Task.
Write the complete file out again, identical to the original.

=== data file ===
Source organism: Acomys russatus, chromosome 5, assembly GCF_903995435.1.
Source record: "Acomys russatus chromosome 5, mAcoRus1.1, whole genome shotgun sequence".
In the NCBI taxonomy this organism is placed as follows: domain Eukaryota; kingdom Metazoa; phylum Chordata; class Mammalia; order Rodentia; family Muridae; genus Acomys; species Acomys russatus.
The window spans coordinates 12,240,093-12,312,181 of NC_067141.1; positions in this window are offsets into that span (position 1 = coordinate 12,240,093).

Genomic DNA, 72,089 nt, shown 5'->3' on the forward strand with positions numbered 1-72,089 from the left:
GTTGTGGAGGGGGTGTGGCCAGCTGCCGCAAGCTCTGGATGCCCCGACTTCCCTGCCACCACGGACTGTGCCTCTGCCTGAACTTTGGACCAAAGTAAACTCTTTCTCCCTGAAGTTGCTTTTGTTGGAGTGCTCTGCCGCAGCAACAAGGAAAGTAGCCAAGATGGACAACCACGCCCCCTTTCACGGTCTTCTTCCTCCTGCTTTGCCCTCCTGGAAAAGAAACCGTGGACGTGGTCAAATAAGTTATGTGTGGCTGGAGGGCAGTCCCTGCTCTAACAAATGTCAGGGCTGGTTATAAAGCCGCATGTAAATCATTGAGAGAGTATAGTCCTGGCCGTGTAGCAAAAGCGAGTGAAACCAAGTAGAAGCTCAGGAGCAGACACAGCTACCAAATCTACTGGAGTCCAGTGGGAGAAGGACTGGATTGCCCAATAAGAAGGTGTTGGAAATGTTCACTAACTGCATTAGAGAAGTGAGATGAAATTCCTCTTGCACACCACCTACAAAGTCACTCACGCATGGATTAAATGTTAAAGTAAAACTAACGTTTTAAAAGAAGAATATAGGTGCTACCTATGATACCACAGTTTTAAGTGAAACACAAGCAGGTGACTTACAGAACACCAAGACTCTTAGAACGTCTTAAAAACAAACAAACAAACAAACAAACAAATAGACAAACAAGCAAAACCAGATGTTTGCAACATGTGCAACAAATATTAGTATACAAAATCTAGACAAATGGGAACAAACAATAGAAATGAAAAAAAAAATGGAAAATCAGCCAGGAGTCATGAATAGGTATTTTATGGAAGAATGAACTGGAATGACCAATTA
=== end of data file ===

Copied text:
Source organism: Acomys russatus, chromosome 5, assembly GCF_903995435.1.
Source record: "Acomys russatus chromosome 5, mAcoRus1.1, whole genome shotgun sequence".
In the NCBI taxonomy this organism is placed as follows: domain Eukaryota; kingdom Metazoa; phylum Chordata; class Mammalia; order Rodentia; family Muridae; genus Acomys; species Acomys russatus.
The window spans coordinates 12,240,093-12,312,181 of NC_067141.1; positions in this window are offsets into that span (position 1 = coordinate 12,240,093).

Genomic DNA, 72,089 nt, shown 5'->3' on the forward strand with positions numbered 1-72,089 from the left:
GTTGTGGAGGGGGTGTGGCCAGCTGCCGCAAGCTCTGGATGCCCCGACTTCCCTGCCACCACGGACTGTGCCTCTGCCTGAACTTTGGACCAAAGTAAACTCTTTCTCCCTGAAGTTGCTTTTGTTGGAGTGCTCTGCCGCAGCAACAAGGAAAGTAGCCAAGATGGACAACCACGCCCCCTTTCACGGTCTTCTTCCTCCTGCTTTGCCCTCCTGGAAAAGAAACCGTGGACGTGGTCAAATAAGTTATGTGTGGCTGGAGGGCAGTCCCTGCTCTAACAAATGTCAGGGCTGGTTATAAAGCCGCATGTAAATCATTGAGAGAGTATAGTCCTGGCCGTGTAGCAAAAGCGAGTGAAACCAAGTAGAAGCTCAGGAGCAGACACAGCTACCAAATCTACTGGAGTCCAGTGGGAGAAGGACTGGATTGCCCAATAAGAAGGTGTTGGAAATGTTCACTAACTGCATTAGAGAAGTGAGATGAAATTCCTCTTGCACACCACCTACAAAGTCACTCACGCATGGATTAAATGTTAAAGTAAAACTAACGTTTTAAAAGAAGAATATAGGTGCTACCTATGATACCACAGTTTTAAGTGAAACACAAGCAGGTGACTTACAGAACACCAAGACTCTTAGAACGTCTTAAAAACAAACAAACAAACAAACAAACAAATAGACAAACAAGCAAAACCAGATGTTTGCAACATGTGCAACAAATATTAGTATACAAAATCTAGACAAATGGGAACAAACAATAGAAATGAAAAAAAAAATGGAAAATCAGCCAGGAGTCATGAATAGGTATTTTATGGAAGAATGAACTGGAATGACCAATTA